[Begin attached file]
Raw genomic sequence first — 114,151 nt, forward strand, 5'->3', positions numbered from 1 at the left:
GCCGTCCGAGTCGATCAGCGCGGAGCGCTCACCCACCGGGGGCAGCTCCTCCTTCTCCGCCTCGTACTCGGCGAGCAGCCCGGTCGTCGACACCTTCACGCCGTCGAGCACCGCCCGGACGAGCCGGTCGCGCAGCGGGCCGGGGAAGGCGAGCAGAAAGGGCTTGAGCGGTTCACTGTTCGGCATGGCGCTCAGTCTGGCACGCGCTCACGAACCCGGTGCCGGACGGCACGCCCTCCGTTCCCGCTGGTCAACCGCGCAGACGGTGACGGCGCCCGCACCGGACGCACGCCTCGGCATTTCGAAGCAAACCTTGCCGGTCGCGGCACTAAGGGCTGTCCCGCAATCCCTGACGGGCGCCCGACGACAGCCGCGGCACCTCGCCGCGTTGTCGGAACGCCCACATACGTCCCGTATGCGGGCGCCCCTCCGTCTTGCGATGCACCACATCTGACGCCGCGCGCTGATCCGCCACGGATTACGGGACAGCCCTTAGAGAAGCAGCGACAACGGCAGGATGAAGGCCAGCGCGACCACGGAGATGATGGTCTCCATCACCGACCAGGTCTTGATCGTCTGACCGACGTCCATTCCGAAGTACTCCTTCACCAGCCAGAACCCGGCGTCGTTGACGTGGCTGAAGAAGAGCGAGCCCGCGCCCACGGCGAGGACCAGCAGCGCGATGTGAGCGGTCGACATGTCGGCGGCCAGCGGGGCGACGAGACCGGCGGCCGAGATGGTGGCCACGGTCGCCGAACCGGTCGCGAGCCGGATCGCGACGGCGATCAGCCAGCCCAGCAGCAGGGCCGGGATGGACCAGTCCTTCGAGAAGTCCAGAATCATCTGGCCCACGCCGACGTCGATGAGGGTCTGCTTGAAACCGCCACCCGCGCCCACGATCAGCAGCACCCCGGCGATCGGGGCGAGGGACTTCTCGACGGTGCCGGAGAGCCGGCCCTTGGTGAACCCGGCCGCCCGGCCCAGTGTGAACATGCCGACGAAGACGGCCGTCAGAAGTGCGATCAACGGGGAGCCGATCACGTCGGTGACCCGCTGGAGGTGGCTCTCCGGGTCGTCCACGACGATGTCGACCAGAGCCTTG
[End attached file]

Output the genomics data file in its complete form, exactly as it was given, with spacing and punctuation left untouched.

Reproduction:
Raw genomic sequence first — 114,151 nt, forward strand, 5'->3', positions numbered from 1 at the left:
GCCGTCCGAGTCGATCAGCGCGGAGCGCTCACCCACCGGGGGCAGCTCCTCCTTCTCCGCCTCGTACTCGGCGAGCAGCCCGGTCGTCGACACCTTCACGCCGTCGAGCACCGCCCGGACGAGCCGGTCGCGCAGCGGGCCGGGGAAGGCGAGCAGAAAGGGCTTGAGCGGTTCACTGTTCGGCATGGCGCTCAGTCTGGCACGCGCTCACGAACCCGGTGCCGGACGGCACGCCCTCCGTTCCCGCTGGTCAACCGCGCAGACGGTGACGGCGCCCGCACCGGACGCACGCCTCGGCATTTCGAAGCAAACCTTGCCGGTCGCGGCACTAAGGGCTGTCCCGCAATCCCTGACGGGCGCCCGACGACAGCCGCGGCACCTCGCCGCGTTGTCGGAACGCCCACATACGTCCCGTATGCGGGCGCCCCTCCGTCTTGCGATGCACCACATCTGACGCCGCGCGCTGATCCGCCACGGATTACGGGACAGCCCTTAGAGAAGCAGCGACAACGGCAGGATGAAGGCCAGCGCGACCACGGAGATGATGGTCTCCATCACCGACCAGGTCTTGATCGTCTGACCGACGTCCATTCCGAAGTACTCCTTCACCAGCCAGAACCCGGCGTCGTTGACGTGGCTGAAGAAGAGCGAGCCCGCGCCCACGGCGAGGACCAGCAGCGCGATGTGAGCGGTCGACATGTCGGCGGCCAGCGGGGCGACGAGACCGGCGGCCGAGATGGTGGCCACGGTCGCCGAACCGGTCGCGAGCCGGATCGCGACGGCGATCAGCCAGCCCAGCAGCAGGGCCGGGATGGACCAGTCCTTCGAGAAGTCCAGAATCATCTGGCCCACGCCGACGTCGATGAGGGTCTGCTTGAAACCGCCACCCGCGCCCACGATCAGCAGCACCCCGGCGATCGGGGCGAGGGACTTCTCGACGGTGCCGGAGAGCCGGCCCTTGGTGAACCCGGCCGCCCGGCCCAGTGTGAACATGCCGACGAAGACGGCCGTCAGAAGTGCGATCAACGGGGAGCCGATCACGTCGGTGACCCGCTGGAGGTGGCTCTCCGGGTCGTCCACGACGATGTCGACCAGAGCCTTG